It doesn't work. I'll leave it to the reader to work out why ;)

  Curious Chris,
 I made a couple of mods to your drawing, hope you don't mind.
But if you had 2 wheels of different diameters but both rotating at a 1 to 1 ratio, it might be
possible to have the weights on the way down take a longer path and develop some torque for
rotating everything with.
 Probably a stupid idea, actually any pm idea is stupid so does it matter ?

Offline CuriousChris

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Re: Curious overbalanced wheel idea
« Reply #2 on: October 21, 2012, 10:38:16 AM »
Hi johnny

What you are proposing is essentially identical to other overbalanced wheel designs the problem with the 2 different circumference wheels is that the wheel bringing the weights up has more weights than the side of it going down.

Your drawing is possibly a little overdramatic but if you count the weights going up there is 6 with only 3 in the descent side. I think a more accurate drawing would show a ratio of 5:4 but the problem still remains you are trying to lift more weights than you are using on the way down.

My modification of the standard overbalanced wheel was an attempt to overcome that limitation I can have the same number of weights going up as in the downward path and they only need to travel a shorter distance.


I have tested my version and as expected there is a gotcha. but nonetheless it was a good experiment which left me with another potential avenue of research. So I might convince myself yet that OU is possible ;)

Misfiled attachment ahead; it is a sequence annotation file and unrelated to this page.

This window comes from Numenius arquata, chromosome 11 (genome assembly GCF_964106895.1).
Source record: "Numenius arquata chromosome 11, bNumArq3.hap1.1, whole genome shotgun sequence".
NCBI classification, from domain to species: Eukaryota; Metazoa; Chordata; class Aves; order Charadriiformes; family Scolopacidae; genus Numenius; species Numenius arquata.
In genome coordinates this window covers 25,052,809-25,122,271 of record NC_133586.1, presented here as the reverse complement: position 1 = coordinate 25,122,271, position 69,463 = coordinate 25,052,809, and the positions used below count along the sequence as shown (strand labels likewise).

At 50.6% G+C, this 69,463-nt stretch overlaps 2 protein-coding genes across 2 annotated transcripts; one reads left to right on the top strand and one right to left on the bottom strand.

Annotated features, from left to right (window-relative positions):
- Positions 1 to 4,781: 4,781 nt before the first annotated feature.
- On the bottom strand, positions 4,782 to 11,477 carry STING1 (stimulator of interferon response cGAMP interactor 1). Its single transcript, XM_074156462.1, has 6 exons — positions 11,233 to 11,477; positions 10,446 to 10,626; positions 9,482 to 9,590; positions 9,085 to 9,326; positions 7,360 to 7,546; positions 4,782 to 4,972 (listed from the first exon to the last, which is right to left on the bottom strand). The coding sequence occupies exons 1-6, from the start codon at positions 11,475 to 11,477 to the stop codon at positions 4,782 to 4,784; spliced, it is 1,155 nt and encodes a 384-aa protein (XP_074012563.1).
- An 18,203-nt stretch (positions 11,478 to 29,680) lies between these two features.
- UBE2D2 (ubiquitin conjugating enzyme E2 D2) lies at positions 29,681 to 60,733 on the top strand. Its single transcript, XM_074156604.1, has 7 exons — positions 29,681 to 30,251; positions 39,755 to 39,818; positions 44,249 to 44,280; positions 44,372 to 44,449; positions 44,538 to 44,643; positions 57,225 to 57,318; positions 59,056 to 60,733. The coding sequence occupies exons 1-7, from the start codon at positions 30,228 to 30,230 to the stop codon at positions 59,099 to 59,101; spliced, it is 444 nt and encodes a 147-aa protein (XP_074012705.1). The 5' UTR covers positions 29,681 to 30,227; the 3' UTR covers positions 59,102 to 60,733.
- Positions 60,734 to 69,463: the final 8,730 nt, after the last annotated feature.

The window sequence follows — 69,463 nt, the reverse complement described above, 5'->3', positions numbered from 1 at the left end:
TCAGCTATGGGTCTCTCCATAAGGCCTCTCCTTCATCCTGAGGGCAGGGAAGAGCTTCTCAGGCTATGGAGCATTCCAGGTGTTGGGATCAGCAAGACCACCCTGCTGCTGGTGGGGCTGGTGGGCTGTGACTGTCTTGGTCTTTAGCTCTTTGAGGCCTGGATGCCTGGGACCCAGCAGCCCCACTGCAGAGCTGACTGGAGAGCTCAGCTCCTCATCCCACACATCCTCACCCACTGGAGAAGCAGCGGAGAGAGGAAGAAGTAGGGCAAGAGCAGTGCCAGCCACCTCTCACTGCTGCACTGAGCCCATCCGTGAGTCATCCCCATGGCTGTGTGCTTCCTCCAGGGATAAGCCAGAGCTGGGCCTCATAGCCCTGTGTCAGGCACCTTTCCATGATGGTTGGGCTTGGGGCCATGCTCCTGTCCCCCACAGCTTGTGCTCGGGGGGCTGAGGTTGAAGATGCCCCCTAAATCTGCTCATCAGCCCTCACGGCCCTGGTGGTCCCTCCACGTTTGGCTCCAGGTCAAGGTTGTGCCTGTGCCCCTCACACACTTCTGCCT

Free Energy | searching for free energy and discussing free energy

Re: Curious overbalanced wheel idea
« Reply #2 on: October 21, 2012, 10:38:16 AM »
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Offline Newton II

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Re: Curious overbalanced wheel idea
« Reply #3 on: October 22, 2012, 03:49:05 AM »


I'll make this clear...
It doesn't work. I'll leave it to the reader to work out why ;)



It will not work for the simple reason that the height of travel remains the same.   The falling weight even though it takes longer route,  the effective height

of fall is D (diameter) and it has to again go up a height D.

Free Energy | searching for free energy and discussing free energy


Offline CuriousChris

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Re: Curious overbalanced wheel idea
« Reply #4 on: October 22, 2012, 05:27:47 AM »
Johnny

I have to apologise my last comment is wrong. it can be made to have the same number of weights on the way up as down

Hi Newton II

Of course you are right.
But the mechanism behind why it doesn't work even with the extra leverage was not immediately clear to me. In fact it was dubious enough for me to want to actually build an experiment and prove it, which I did. Normally I don't bother. I look at something, work out why it wont work and move on. This time was different.

Different enough for me to venture into making an actual post about it. Normally I refrain myself to not talking about my own silly ideas of OU.

Nevertheless I have another idea from this one and may need to test that too.

I may be hooked :(

Free Energy | searching for free energy and discussing free energy

Re: Curious overbalanced wheel idea
« Reply #4 on: October 22, 2012, 05:27:47 AM »
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Offline johnny874

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Re: Curious overbalanced wheel idea
« Reply #5 on: October 22, 2012, 02:11:05 PM »
  CuriousChris,
 Usually when someone uses 2 different radii, they have the 2 wheels geared to have their rpm/movement equalised.
 With what I suggested, as a weight rolls out, it would generate some extra torque before rolling back in.
 Is it something that might work, not sure.

Jim